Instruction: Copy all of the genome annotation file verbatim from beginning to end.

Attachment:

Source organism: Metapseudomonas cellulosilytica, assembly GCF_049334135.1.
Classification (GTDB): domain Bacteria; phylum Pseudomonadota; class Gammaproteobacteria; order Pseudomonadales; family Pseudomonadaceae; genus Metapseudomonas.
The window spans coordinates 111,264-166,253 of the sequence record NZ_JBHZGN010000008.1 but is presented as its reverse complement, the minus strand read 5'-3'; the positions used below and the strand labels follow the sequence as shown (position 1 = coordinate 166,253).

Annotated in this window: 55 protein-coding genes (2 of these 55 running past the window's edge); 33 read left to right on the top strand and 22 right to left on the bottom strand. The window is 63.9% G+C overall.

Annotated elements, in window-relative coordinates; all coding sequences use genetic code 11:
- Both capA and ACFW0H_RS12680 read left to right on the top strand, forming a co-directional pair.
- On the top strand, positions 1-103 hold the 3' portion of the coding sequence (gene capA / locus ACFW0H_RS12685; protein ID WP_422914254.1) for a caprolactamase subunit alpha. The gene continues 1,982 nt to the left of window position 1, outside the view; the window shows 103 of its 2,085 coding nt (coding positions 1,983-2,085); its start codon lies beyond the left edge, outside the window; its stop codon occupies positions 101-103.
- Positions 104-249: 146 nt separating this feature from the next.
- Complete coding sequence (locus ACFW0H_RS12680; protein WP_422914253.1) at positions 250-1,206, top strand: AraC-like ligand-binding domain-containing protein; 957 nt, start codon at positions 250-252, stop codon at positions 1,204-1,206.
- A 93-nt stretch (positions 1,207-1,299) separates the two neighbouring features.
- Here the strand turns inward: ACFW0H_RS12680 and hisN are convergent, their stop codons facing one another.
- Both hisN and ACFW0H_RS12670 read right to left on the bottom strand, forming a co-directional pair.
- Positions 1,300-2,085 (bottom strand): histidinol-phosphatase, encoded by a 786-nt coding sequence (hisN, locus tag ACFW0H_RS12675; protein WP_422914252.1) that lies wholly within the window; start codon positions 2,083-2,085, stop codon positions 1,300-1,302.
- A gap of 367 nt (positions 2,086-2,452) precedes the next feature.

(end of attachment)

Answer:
Source organism: Metapseudomonas cellulosilytica, assembly GCF_049334135.1.
Classification (GTDB): domain Bacteria; phylum Pseudomonadota; class Gammaproteobacteria; order Pseudomonadales; family Pseudomonadaceae; genus Metapseudomonas.
The window spans coordinates 111,264-166,253 of the sequence record NZ_JBHZGN010000008.1 but is presented as its reverse complement, the minus strand read 5'-3'; the positions used below and the strand labels follow the sequence as shown (position 1 = coordinate 166,253).

Annotated in this window: 55 protein-coding genes (2 of these 55 running past the window's edge); 33 read left to right on the top strand and 22 right to left on the bottom strand. The window is 63.9% G+C overall.

Annotated elements, in window-relative coordinates; all coding sequences use genetic code 11:
- Both capA and ACFW0H_RS12680 read left to right on the top strand, forming a co-directional pair.
- On the top strand, positions 1-103 hold the 3' portion of the coding sequence (gene capA / locus ACFW0H_RS12685; protein ID WP_422914254.1) for a caprolactamase subunit alpha. The gene continues 1,982 nt to the left of window position 1, outside the view; the window shows 103 of its 2,085 coding nt (coding positions 1,983-2,085); its start codon lies beyond the left edge, outside the window; its stop codon occupies positions 101-103.
- Positions 104-249: 146 nt separating this feature from the next.
- Complete coding sequence (locus ACFW0H_RS12680; protein WP_422914253.1) at positions 250-1,206, top strand: AraC-like ligand-binding domain-containing protein; 957 nt, start codon at positions 250-252, stop codon at positions 1,204-1,206.
- A 93-nt stretch (positions 1,207-1,299) separates the two neighbouring features.
- Here the strand turns inward: ACFW0H_RS12680 and hisN are convergent, their stop codons facing one another.
- Both hisN and ACFW0H_RS12670 read right to left on the bottom strand, forming a co-directional pair.
- Positions 1,300-2,085 (bottom strand): histidinol-phosphatase, encoded by a 786-nt coding sequence (hisN, locus tag ACFW0H_RS12675; protein WP_422914252.1) that lies wholly within the window; start codon positions 2,083-2,085, stop codon positions 1,300-1,302.
- A gap of 367 nt (positions 2,086-2,452) precedes the next feature.